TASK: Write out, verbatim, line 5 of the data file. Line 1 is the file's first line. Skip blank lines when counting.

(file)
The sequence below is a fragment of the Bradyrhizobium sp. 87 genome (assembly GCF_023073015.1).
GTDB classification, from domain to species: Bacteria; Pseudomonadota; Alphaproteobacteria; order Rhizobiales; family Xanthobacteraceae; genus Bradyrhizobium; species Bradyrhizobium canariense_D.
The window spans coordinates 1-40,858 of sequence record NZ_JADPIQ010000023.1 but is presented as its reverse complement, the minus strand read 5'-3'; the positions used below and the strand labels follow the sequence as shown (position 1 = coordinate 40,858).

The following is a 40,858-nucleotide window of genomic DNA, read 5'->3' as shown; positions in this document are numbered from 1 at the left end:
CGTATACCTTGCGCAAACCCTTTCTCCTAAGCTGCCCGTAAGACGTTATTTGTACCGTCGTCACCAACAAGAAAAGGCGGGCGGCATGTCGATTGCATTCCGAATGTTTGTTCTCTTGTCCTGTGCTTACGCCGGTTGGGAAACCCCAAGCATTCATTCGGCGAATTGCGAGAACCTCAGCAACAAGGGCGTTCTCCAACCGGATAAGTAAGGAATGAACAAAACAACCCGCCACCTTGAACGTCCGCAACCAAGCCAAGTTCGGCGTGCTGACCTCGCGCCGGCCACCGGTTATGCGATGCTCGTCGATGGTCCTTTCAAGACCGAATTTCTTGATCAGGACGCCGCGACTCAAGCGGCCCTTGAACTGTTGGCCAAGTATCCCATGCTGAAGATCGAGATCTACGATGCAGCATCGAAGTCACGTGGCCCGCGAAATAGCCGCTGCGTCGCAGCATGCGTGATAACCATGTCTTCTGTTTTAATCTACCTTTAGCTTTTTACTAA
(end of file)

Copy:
CGTATACCTTGCGCAAACCCTTTCTCCTAAGCTGCCCGTAAGACGTTATTTGTACCGTCGTCACCAACAAGAAAAGGCGGGCGGCATGTCGATTGCATTCCGAATGTTTGTTCTCTTGTCCTGTGCTTACGCCGGTTGGGAAACCCCAAGCATTCATTCGGCGAATTGCGAGAACCTCAGCAACAAGGGCGTTCTCCAACCGGATAAGTAAGGAATGAACAAAACAACCCGCCACCTTGAACGTCCGCAACCAAGCCAAGTTCGGCGTGCTGACCTCGCGCCGGCCACCGGTTATGCGATGCTCGTCGATGGTCCTTTCAAGACCGAATTTCTTGATCAGGACGCCGCGACTCAAGCGGCCCTTGAACTGTTGGCCAAGTATCCCATGCTGAAGATCGAGATCTACGATGCAGCATCGAAGTCACGTGGCCCGCGAAATAGCCGCTGCGTCGCAGCATGCGTGATAACCATGTCTTCTGTTTTAATCTACCTTTAGCTTTTTACTAA